The Alabaster Sock

We Will Fight the Threat with Fighting

Posts Tagged ‘Science’

Monster is just another name for life

Posted by Matt on October 2, 2011

It’s back to class, which means back to actually reading books on a regular basis. I like reading books, even if it’s for reasons other than my own curiosity or enjoyment. It’s good to be exposed to material that you might not have checked out otherwise, which is why I really do enjoy these English courses. I think I might take them for the rest of my life.

But here’s what I’m getting at:

One of my recent reads was Margaret Atwood’s Oryx and Crake. I had read Atwood’s most famous novel, The Handmaid’s Tale earlier this year, so I have material for comparison, I guess. Oryx is certainly more sci-fi, in that old-fashioned sense where morals are explicit and technology dooms us all. That’s not to simplify the book, it’s certainly not another wailing lament of what a mess we’ve made. Atwood’s way too smart for that. It’s running with far sillier concepts than Handmaid’s Tale (it’s hard not to chortle at least once with names like Pigoon, Rakunk, Wolvog, and the like being constantly tossed about), but that is certainly a side-effect of the subject matter. You get silly names when you’re dealing with gene-slicing and corporate culture, but not when you’re talking about theocracy, you know?

It also amazes me that an 80-year-old woman can write material that reminds me of…well, me, and other people like me. You know, the kids of today. She’s pretty up with the youth culture.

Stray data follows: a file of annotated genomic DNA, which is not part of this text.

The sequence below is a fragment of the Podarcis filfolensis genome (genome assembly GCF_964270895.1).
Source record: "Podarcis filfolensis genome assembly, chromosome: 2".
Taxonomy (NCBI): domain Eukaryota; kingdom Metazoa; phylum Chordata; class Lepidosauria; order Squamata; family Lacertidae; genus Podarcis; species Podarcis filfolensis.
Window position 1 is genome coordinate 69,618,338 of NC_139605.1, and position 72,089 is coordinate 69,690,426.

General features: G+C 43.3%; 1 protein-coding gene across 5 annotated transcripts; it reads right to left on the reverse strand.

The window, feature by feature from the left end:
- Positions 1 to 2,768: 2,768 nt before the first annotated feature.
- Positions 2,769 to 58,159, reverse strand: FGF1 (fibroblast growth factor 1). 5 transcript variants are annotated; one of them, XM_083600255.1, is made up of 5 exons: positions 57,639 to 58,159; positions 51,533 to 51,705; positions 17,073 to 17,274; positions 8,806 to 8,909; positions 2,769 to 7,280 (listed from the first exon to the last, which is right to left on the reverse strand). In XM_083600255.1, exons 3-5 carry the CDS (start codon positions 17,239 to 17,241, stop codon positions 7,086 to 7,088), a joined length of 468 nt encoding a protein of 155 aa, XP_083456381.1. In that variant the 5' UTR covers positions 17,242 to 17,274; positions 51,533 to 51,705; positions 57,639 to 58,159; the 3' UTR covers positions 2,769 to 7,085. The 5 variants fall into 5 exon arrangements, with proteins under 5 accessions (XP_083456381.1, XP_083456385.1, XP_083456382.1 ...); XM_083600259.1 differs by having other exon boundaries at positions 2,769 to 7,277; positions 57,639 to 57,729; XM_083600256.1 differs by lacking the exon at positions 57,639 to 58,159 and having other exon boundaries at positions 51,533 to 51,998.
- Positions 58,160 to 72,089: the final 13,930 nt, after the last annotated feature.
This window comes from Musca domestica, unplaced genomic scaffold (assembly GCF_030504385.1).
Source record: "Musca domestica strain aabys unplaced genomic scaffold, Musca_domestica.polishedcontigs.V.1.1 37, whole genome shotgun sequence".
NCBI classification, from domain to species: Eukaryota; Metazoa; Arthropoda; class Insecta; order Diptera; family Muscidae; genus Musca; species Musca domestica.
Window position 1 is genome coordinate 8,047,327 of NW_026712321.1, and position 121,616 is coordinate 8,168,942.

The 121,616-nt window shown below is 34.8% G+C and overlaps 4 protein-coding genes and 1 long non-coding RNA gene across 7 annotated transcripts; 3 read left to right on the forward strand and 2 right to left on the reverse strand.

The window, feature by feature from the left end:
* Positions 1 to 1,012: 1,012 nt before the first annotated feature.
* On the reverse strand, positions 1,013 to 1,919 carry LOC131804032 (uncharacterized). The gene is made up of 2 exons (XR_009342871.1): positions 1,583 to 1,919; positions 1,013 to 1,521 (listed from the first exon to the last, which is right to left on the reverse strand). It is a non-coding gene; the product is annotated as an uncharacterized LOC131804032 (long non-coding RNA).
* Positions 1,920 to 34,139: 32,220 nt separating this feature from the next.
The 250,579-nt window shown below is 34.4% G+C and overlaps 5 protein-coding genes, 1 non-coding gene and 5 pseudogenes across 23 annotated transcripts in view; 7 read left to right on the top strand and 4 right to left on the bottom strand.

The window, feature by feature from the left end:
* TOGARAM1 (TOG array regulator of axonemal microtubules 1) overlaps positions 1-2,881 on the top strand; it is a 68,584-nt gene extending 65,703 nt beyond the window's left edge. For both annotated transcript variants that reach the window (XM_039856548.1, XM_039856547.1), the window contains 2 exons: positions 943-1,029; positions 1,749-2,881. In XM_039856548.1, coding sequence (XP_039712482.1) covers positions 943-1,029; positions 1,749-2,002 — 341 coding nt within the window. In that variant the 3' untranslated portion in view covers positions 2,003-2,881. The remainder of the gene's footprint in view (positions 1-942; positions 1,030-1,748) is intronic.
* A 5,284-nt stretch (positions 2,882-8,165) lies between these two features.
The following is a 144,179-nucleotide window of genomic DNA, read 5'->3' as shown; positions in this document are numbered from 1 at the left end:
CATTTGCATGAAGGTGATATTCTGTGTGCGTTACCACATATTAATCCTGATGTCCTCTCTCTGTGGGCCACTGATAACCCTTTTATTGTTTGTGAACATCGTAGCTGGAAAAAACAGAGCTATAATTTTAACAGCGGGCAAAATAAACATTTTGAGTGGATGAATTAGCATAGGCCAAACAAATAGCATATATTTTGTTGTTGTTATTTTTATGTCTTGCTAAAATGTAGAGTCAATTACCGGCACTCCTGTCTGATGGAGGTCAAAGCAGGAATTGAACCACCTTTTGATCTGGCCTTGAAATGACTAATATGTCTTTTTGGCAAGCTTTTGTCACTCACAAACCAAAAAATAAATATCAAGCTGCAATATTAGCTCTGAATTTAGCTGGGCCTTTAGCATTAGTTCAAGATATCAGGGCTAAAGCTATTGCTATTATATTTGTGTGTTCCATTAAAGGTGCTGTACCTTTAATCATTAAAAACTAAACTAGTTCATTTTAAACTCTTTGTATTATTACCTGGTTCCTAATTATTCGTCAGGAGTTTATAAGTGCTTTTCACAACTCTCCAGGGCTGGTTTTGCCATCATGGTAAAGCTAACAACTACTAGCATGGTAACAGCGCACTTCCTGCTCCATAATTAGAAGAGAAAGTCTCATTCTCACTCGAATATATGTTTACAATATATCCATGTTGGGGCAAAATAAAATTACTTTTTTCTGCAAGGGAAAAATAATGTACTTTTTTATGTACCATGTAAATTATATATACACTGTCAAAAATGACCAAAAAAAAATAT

It’s the aforementioned genetic science stuff that makes me a bit…apprehensive. I find the satire of corporate culture funny and fascinating, and it is often grappling with the same ideas I have found very interesting (the segregation between the ‘corporate citizens’ and the people in the cities is an idea I’ve had before, and it’s an idea that looks increasingly plausible). In a way, I want to simply dismiss the problems with the science aspect of the novel by saying it’s a byproduct of the corporate stuff. Essentially, that this is not so much a screed against genetic engineering entirely, but against the possibilities of genetic engineering under the control of for-profit entities. The relationship between science and commerce is a tricky thing. For every new thing we discover, there’s a capitalist asshole who’ll exploit it for money. As the novel itself points out, the scientists under the illusion that these discoveries help people will often ignore how the byproducts of their work are used to bilk the desperate. As a primary example, we know of many cases where advances in agriculture are almost immediately co-opted by evil corporations like Monsanto (and while the ‘evil corporation’ pejorative is a cliche for aimlessly angry youth and aging hippies, if you do any reading about what Monsanto has done in the past, you’d agree with me that those guys are fucked up) and turned into copyright so they can drain farmers for upkeep and sue if their hybrid seeds accidentally land on another’s guy land, if that guy actually owns his own land instead of tending official Monsanto Land.

Yes, that’s what I’d like to believe, just to make my brain happy. But I can’t. I know I need to face these criticisms head on.

I don’t think Atwood is anti-science. And make no mistake: the irrational fear of what can come about from genetic engineering is anti-science, anti-knowledge, anti-discovery. The “Frankenfood” meme comes from people who seem to forget that all agriculture is based around altering plants and animals to our liking, with the only difference being that corn and dairy cows were bred into existence eons ago by simple farming folk, and the stuff today is being done by guys in lab coats, who they have been trained to dislike because they do…stuff. The creation of these animals are often based on real ideas being tossed around, but they are exaggerated. The thing is, things like man-animal hybrids aren’t real, and have no scientific reason to ever be real. Getting a skin graft from a pig is not the same thing.